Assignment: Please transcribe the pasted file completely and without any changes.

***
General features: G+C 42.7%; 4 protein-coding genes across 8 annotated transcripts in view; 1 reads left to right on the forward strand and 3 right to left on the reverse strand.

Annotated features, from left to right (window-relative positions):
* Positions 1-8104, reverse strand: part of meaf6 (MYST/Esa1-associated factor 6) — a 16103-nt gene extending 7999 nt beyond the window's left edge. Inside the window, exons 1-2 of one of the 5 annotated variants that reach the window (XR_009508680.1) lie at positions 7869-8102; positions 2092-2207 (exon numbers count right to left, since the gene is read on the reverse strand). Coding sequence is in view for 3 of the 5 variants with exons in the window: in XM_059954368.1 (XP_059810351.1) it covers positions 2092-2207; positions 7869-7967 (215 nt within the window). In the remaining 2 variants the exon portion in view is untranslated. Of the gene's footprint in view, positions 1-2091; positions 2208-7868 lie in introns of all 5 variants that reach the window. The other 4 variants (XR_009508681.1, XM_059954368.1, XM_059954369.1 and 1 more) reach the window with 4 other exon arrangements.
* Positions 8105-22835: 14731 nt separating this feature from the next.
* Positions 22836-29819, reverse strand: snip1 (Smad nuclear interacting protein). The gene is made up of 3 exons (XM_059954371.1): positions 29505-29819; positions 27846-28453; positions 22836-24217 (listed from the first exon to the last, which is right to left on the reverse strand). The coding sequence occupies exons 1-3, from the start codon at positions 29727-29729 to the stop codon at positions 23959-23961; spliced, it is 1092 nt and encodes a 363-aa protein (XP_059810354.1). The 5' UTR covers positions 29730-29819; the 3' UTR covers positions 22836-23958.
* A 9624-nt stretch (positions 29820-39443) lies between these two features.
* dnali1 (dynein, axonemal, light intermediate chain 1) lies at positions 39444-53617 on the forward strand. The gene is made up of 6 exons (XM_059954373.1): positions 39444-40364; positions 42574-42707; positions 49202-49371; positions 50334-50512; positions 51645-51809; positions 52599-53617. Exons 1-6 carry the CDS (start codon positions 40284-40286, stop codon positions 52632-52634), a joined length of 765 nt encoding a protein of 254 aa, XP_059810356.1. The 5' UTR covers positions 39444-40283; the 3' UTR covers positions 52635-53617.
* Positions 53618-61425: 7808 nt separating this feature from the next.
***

General features: G+C 42.7%; 4 protein-coding genes across 8 annotated transcripts in view; 1 reads left to right on the forward strand and 3 right to left on the reverse strand.

Annotated features, from left to right (window-relative positions):
* Positions 1-8104, reverse strand: part of meaf6 (MYST/Esa1-associated factor 6) — a 16103-nt gene extending 7999 nt beyond the window's left edge. Inside the window, exons 1-2 of one of the 5 annotated variants that reach the window (XR_009508680.1) lie at positions 7869-8102; positions 2092-2207 (exon numbers count right to left, since the gene is read on the reverse strand). Coding sequence is in view for 3 of the 5 variants with exons in the window: in XM_059954368.1 (XP_059810351.1) it covers positions 2092-2207; positions 7869-7967 (215 nt within the window). In the remaining 2 variants the exon portion in view is untranslated. Of the gene's footprint in view, positions 1-2091; positions 2208-7868 lie in introns of all 5 variants that reach the window. The other 4 variants (XR_009508681.1, XM_059954368.1, XM_059954369.1 and 1 more) reach the window with 4 other exon arrangements.
* Positions 8105-22835: 14731 nt separating this feature from the next.
* Positions 22836-29819, reverse strand: snip1 (Smad nuclear interacting protein). The gene is made up of 3 exons (XM_059954371.1): positions 29505-29819; positions 27846-28453; positions 22836-24217 (listed from the first exon to the last, which is right to left on the reverse strand). The coding sequence occupies exons 1-3, from the start codon at positions 29727-29729 to the stop codon at positions 23959-23961; spliced, it is 1092 nt and encodes a 363-aa protein (XP_059810354.1). The 5' UTR covers positions 29730-29819; the 3' UTR covers positions 22836-23958.
* A 9624-nt stretch (positions 29820-39443) lies between these two features.
* dnali1 (dynein, axonemal, light intermediate chain 1) lies at positions 39444-53617 on the forward strand. The gene is made up of 6 exons (XM_059954373.1): positions 39444-40364; positions 42574-42707; positions 49202-49371; positions 50334-50512; positions 51645-51809; positions 52599-53617. Exons 1-6 carry the CDS (start codon positions 40284-40286, stop codon positions 52632-52634), a joined length of 765 nt encoding a protein of 254 aa, XP_059810356.1. The 5' UTR covers positions 39444-40283; the 3' UTR covers positions 52635-53617.
* Positions 53618-61425: 7808 nt separating this feature from the next.